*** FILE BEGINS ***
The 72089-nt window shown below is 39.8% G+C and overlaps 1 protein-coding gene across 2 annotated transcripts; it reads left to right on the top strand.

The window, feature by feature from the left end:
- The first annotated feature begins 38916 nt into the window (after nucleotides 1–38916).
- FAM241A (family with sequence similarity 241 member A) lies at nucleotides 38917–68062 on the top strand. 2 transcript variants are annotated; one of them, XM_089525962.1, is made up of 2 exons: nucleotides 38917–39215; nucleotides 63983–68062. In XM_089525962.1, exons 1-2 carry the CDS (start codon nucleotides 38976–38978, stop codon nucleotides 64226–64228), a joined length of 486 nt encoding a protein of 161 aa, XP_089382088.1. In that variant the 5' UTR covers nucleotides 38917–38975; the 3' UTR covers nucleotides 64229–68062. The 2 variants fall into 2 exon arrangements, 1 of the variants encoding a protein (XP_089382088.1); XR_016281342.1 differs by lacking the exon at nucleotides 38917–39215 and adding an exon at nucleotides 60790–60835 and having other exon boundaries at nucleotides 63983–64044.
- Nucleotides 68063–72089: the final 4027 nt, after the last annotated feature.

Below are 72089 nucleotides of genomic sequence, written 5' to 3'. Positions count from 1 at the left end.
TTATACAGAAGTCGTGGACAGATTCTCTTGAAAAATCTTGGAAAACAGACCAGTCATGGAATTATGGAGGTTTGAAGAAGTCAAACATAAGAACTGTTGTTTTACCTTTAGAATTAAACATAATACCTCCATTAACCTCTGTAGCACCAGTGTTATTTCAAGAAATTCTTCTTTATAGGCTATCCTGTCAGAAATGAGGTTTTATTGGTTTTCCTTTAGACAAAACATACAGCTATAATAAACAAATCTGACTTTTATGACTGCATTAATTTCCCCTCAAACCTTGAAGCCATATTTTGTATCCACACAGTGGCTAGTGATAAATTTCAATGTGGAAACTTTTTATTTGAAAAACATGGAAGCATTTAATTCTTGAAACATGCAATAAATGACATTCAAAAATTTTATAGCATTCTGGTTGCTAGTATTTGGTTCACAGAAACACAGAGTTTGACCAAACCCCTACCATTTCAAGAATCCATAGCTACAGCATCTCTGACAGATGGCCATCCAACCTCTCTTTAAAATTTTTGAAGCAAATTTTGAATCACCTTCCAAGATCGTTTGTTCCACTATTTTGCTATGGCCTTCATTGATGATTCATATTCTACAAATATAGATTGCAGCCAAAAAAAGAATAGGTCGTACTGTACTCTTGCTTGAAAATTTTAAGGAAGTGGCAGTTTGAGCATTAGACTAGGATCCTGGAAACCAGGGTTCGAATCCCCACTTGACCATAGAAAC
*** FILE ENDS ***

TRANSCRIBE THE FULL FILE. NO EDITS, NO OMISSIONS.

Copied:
The 72089-nt window shown below is 39.8% G+C and overlaps 1 protein-coding gene across 2 annotated transcripts; it reads left to right on the top strand.

The window, feature by feature from the left end:
- The first annotated feature begins 38916 nt into the window (after nucleotides 1–38916).
- FAM241A (family with sequence similarity 241 member A) lies at nucleotides 38917–68062 on the top strand. 2 transcript variants are annotated; one of them, XM_089525962.1, is made up of 2 exons: nucleotides 38917–39215; nucleotides 63983–68062. In XM_089525962.1, exons 1-2 carry the CDS (start codon nucleotides 38976–38978, stop codon nucleotides 64226–64228), a joined length of 486 nt encoding a protein of 161 aa, XP_089382088.1. In that variant the 5' UTR covers nucleotides 38917–38975; the 3' UTR covers nucleotides 64229–68062. The 2 variants fall into 2 exon arrangements, 1 of the variants encoding a protein (XP_089382088.1); XR_016281342.1 differs by lacking the exon at nucleotides 38917–39215 and adding an exon at nucleotides 60790–60835 and having other exon boundaries at nucleotides 63983–64044.
- Nucleotides 68063–72089: the final 4027 nt, after the last annotated feature.

Below are 72089 nucleotides of genomic sequence, written 5' to 3'. Positions count from 1 at the left end.
TTATACAGAAGTCGTGGACAGATTCTCTTGAAAAATCTTGGAAAACAGACCAGTCATGGAATTATGGAGGTTTGAAGAAGTCAAACATAAGAACTGTTGTTTTACCTTTAGAATTAAACATAATACCTCCATTAACCTCTGTAGCACCAGTGTTATTTCAAGAAATTCTTCTTTATAGGCTATCCTGTCAGAAATGAGGTTTTATTGGTTTTCCTTTAGACAAAACATACAGCTATAATAAACAAATCTGACTTTTATGACTGCATTAATTTCCCCTCAAACCTTGAAGCCATATTTTGTATCCACACAGTGGCTAGTGATAAATTTCAATGTGGAAACTTTTTATTTGAAAAACATGGAAGCATTTAATTCTTGAAACATGCAATAAATGACATTCAAAAATTTTATAGCATTCTGGTTGCTAGTATTTGGTTCACAGAAACACAGAGTTTGACCAAACCCCTACCATTTCAAGAATCCATAGCTACAGCATCTCTGACAGATGGCCATCCAACCTCTCTTTAAAATTTTTGAAGCAAATTTTGAATCACCTTCCAAGATCGTTTGTTCCACTATTTTGCTATGGCCTTCATTGATGATTCATATTCTACAAATATAGATTGCAGCCAAAAAAAGAATAGGTCGTACTGTACTCTTGCTTGAAAATTTTAAGGAAGTGGCAGTTTGAGCATTAGACTAGGATCCTGGAAACCAGGGTTCGAATCCCCACTTGACCATAGAAAC